Ivan Brackenbury's Hospital Radio Christmas Show

Note: This review is from 2008

Review by Steve Bennett

The joy of the Edinburgh Fringe is the vast artistry of comedy, showing the genre can move you, inform you and stun you. But very few shows offer quite as much ridiculously enjoyable fun as inept hospital radio DJ Ivan Brackenbury.

These may seem the wrong words to describe the clumsy, misguided character; but his second Fringe outing is sharper, more knowing and more imaginative even that his award-nominated debut.

The format has changed only subtly, but enough to offer more variety in style and pace. This is still the same cheerfully ‘bonkers’ presenter so unknowingly incompetent that every dedication he plays for those ailing in Chesterfield And North Derbyshire Hospital is crassly, brilliantly inappropriate.

It generates plenty of sick jokes, each track played just long enough for realisation of the unfortunate lyrics to settle, before we zip on to the next. Possibly wary of criticism – Chortle’s included – that this trick meant the show was essentially the same joke repeated over an hour, Brackenbury’s creator Tom Binns has added more between-record banter, allowing for the plentiful jokes to hit you from more unexpected directions, and it’s these lines tend to be the best. The over-reliance on cut-and-shut jingles, his name inexpertly inserted into genuine radio station idents, is also cut back.

The result is a stronger, more vibrant show. Brackenbury’s inane enthusiasm gets the audience going, too, with all the cheap tricks he can muster, including distributing Christmas goodies around the crowd. You’d think they were in a real radio roadshow the way they holler on cue. Indeed, when he announces that we’re going to link up with the studio ‘live at 5’ you see people check their watches, as if there was a real studio to link to.

It’s the only time they do check their watches, however, as the hour zings by, with gags stumbling over each other to get out. The only time they stop is to allow for the gales of laughter to subside.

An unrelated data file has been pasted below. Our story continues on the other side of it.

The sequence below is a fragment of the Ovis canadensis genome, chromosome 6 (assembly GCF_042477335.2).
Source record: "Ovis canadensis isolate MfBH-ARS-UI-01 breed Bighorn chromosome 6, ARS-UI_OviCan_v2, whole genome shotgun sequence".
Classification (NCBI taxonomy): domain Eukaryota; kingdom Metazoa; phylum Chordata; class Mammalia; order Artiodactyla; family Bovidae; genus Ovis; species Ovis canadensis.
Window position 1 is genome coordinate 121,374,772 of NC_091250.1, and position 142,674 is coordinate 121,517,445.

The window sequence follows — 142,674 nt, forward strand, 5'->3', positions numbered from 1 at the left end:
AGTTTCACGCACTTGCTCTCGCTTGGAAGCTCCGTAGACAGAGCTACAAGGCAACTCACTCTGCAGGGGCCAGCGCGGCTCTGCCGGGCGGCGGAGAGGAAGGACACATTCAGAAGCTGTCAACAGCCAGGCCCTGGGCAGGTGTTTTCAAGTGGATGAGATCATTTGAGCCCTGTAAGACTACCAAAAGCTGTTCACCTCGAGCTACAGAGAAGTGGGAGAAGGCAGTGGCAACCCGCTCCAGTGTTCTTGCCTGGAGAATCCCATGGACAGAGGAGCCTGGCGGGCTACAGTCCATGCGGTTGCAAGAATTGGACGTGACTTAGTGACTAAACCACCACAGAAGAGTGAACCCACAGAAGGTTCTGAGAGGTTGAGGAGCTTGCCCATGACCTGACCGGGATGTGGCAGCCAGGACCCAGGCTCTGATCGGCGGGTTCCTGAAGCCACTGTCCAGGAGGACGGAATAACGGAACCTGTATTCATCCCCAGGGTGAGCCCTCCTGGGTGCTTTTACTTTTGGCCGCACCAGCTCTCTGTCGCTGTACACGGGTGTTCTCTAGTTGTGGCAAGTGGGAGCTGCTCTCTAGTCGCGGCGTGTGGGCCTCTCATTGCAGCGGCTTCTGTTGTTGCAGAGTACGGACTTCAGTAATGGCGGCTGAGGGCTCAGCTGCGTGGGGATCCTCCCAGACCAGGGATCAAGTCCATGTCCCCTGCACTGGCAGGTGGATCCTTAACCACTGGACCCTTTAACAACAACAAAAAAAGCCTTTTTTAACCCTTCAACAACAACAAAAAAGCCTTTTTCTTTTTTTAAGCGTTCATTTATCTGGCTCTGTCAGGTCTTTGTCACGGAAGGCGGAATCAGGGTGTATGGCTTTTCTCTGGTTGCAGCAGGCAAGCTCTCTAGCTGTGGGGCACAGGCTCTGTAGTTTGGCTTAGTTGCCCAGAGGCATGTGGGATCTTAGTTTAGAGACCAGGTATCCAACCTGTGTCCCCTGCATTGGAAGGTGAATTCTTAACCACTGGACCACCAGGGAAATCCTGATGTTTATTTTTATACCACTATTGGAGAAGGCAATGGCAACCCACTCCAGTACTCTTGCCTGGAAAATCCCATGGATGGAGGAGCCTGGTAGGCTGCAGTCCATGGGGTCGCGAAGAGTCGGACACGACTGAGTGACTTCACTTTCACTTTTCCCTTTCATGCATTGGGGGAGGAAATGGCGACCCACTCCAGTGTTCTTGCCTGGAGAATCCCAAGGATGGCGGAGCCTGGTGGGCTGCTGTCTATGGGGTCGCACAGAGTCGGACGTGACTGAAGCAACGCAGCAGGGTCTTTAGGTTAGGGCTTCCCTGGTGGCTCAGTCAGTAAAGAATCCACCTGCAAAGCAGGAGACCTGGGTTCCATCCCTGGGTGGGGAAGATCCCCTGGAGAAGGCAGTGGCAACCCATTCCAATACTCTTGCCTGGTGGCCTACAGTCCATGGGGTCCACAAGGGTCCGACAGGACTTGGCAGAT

Like Les Dawson’s piano-playing, Brackenbury’s incompetence stems from Binns knowing exactly how to put together a genuine, slick radio broadcast. The music gives the show huge wells of energy, the jingles sound authentic – and he’s even hired the X-Factor voiceover man to record them.

With his exaggerated, brightly-coloured appearance, Brackenbury looks like one of those people you see on Red Nose Day and aren’t sure if they’re fundraiser or beneficiary. But he joshes with the artifice of character comedy, pointing out that he’s not a real person, larking around with the sound effects when he has to ring someone, and making knowing reference to the fact the show has a story arc, like proper one-man shows. Not that such flimsy plot adds much substance to the show, which is simple a never-ending bombardment of great gags.

There’s a least six genuinely sublime lines here, and scores more great ones, all sharp, brisk, and inevitably medically fixated. This hospital radio broadcast is definitely worth tuning in to, it’s far more entertaining than the real thing could ever be.

Reviewed by: Steve Bennett

Review date: 1 Jan 2008
Reviewed by: Steve Bennett

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